Senate Report Calls for Robust Counternarcotics Strategy in Afghanistan; Warns That Taliban Transformation into Major Drug-Trafficking Organization Puts U.S. Mission at Risk
Jul 29 2010
Washington, DC – U.S. Senator Dianne Feinstein (D-Calif.), chairman of the Senate Caucus on International Narcotics Control, today announced the release of a report that calls for a robust counternarcotics strategy in Afghanistan to address the threat posed by the Taliban’s transformation into a major narcotics trafficking organization.
The report, titled “U.S. Counternarcotics Strategy in Afghanistan,” states that the Taliban’s transformation into a drug cartel cannot be ignored because it provides the terrorist organization with a massive source of financing. This financing, in turn, helps it attack and kill American and allied troops and the people of Afghanistan.
“The Taliban has morphed into one-part terrorist organization, one-part drug cartel,” Senator Feinstein said. “This means they are tapped into the single largest source of income in Afghanistan – narcotics – which generates a staggering $2.8 billion a year in Afghanistan alone.
“Bottom line: There’s no question the drug trade is inextricably linked to terrorism. We must mount a robust counternarcotics strategy to meet this threat. If we ignore the drug problem in Afghanistan, we will fail in Afghanistan.”
The report was approved unanimously by the Senate Caucus on International Narcotics Control. It will be posted online at: www.drugcaucus.senate.gov
Key Findings and Recommendations:
Finding: Drug trafficking is a worldwide problem that does not conform to international boundaries. The U.S. must engage international drug trafficking organizations wherever they operate and apprehend the leaders. In March 2006, as part of the USA PATRIOT Improvement and Reauthorization Act, the United States enacted Title 21 United States Code Section 960a. Known as the narco-terrorism statute, this law gives federal drug agents the authority to investigate narco-terrorism committed anywhere in the world if they can establish a link between a drug offense and a terrorist act or group. It has proven to be an effective tool and should be a priority for funding and action.
While the narco-terrorism statute can be applied worldwide, it stands out in Afghanistan as a significant tool due to the link between the drug trade and the insurgency.
Recommendation: Narco-terrorism investigations have resulted in the arrest and conviction of high value Afghan narco-terrorists and have gleaned collateral intelligence which has been used to protect the American and Coalition Forces. For these reasons, resources should be dedicated to finding the links between the Taliban and the narcotics trade in Afghanistan.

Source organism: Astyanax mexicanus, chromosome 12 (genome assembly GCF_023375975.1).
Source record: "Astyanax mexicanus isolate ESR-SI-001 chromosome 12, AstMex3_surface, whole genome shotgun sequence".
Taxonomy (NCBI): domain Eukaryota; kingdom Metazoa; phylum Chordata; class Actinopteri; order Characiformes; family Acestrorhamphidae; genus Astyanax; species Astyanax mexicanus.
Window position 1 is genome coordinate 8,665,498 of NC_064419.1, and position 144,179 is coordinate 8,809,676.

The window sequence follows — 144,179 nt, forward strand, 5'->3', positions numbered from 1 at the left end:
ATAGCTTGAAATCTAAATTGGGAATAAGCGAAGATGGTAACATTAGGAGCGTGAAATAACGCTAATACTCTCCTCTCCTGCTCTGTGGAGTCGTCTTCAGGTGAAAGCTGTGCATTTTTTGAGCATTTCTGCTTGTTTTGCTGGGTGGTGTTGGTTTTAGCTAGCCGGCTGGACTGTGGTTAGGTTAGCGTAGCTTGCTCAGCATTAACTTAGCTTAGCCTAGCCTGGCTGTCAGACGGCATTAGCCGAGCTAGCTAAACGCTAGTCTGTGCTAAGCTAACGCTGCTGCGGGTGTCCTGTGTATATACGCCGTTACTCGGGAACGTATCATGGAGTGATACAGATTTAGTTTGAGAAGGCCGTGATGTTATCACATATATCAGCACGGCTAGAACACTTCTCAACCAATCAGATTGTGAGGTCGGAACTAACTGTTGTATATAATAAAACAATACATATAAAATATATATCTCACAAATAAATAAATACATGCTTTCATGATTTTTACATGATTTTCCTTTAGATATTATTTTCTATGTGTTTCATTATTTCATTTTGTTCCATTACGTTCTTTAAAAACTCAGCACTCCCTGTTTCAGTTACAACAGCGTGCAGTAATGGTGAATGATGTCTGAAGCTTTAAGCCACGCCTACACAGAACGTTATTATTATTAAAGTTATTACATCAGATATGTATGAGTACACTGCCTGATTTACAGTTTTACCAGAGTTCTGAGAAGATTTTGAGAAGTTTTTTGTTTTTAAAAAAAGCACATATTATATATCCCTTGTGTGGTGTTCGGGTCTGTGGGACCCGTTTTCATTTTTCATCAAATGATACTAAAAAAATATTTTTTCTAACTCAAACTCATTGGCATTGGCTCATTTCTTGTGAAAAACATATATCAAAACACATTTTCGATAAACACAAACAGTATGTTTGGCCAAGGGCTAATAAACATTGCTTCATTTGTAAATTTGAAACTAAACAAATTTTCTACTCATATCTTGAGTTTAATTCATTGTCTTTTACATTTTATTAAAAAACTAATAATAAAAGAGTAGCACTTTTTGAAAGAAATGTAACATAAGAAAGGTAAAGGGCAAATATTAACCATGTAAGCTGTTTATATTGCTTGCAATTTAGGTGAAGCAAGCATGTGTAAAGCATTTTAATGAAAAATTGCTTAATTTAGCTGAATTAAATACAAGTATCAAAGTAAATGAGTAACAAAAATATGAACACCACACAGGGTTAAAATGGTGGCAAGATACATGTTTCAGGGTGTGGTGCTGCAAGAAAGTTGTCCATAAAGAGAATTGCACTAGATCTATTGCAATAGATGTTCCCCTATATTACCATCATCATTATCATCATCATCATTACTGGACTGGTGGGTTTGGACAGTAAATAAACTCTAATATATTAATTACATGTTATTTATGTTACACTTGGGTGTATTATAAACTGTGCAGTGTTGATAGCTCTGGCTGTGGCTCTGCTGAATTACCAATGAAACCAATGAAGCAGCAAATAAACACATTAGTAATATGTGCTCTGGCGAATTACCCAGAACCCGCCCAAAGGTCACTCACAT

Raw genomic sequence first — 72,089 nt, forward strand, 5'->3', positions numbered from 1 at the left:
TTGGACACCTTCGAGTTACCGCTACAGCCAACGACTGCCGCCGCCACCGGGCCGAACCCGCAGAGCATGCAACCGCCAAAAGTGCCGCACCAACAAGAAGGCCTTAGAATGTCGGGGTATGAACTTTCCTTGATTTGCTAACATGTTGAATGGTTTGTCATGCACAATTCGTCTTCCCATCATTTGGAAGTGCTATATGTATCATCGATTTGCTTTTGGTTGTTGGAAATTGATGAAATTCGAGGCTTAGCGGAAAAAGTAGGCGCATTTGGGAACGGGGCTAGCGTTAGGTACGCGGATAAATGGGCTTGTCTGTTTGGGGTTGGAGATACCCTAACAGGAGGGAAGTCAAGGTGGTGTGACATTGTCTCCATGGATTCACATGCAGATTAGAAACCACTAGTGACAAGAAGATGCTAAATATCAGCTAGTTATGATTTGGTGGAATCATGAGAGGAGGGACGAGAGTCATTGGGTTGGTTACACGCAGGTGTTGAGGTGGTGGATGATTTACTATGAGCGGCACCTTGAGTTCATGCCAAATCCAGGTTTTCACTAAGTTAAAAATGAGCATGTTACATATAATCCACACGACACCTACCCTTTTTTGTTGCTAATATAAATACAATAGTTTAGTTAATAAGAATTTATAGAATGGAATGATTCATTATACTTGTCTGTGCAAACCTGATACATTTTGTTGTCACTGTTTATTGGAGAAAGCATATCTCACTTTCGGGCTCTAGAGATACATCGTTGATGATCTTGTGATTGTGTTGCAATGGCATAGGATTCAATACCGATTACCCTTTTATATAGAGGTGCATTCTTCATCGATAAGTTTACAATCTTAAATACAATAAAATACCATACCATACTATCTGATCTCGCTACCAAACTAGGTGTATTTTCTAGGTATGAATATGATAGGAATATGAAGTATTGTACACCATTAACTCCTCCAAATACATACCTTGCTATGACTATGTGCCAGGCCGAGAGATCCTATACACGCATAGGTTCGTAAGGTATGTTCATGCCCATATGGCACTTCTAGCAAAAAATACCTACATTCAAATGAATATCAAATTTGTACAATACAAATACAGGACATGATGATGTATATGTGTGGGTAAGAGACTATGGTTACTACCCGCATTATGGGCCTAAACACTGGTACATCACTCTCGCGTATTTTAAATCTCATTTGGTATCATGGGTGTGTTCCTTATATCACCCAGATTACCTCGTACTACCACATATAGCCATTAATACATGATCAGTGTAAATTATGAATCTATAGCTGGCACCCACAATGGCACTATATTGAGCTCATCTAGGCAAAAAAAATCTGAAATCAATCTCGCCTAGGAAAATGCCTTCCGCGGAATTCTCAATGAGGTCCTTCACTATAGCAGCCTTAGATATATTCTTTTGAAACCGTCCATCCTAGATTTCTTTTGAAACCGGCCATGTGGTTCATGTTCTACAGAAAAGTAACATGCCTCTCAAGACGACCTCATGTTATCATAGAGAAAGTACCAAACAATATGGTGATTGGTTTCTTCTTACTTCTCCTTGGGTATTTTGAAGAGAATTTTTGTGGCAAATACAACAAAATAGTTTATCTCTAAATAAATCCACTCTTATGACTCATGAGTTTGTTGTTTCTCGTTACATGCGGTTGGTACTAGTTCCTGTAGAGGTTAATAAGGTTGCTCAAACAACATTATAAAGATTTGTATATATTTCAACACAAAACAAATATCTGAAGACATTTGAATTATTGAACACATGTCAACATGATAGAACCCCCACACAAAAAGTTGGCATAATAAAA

Afghan Vetted Units for Interdiction
Finding: Specially vetted units supported by U.S. personnel have proven to be very effective at conducting counternarcotics operations around the world. At this time there are only 360 members of the Afghan Counter Narcotics Police who have been vetted and work directly with U.S. personnel. Program managers have told the Drug Caucus staff that additional vetted officers are needed based on the scope of the drug problem in Afghanistan.
Recommendation: The U.S. government country team in Afghanistan should take the necessary steps to increase the number of vetted Afghan personnel for counternarcotics missions. Based on the current number of U.S. drug law enforcement personnel available to train and mentor the Afghan officers assigned to the National Interdiction Unit an additional 250 Afghan officers can be accommodated.
Finding: The number of helicopters dedicated to counternarcotics missions is insufficient. This issue will become paramount when the Department of Defense begins to scale down the American military presence in Afghanistan. The U.S. Government Accountability Office has identified that airlift requirements for counternarcotics operations are outpacing the original predictions and continue to grow. The U.S. counternarcotics mission in Afghanistan cannot be successful without air assets.
Recommendation: Recognizing the essential need to support combat operations in Afghanistan, flight time on U.S. government helicopters needs to be prioritized in order to properly support counternarcotics operations. The Department of Defense, State Department, and DEA need to establish protocols under a joint memorandum of understanding for the tasking of air assets so that the proper operational tempo is sustained.
Finding: The practice of eradicating illicit crops is supported by the U.S. in several countries around the world. The U.S. government counternarcotics program in Afghanistan should include crop eradication as an option. Crop eradication is a viable tool for narcotics suppression and, as such, should be incorporated into the overall U.S. counternarcotics strategy.
Recommendation: In order to have a comprehensive counternarcotics program in Afghanistan crop eradication should be used. Poppy crop eradication needs to be conducted in conjunction with the other counternarcotics programs such as alternative livelihood and interdiction.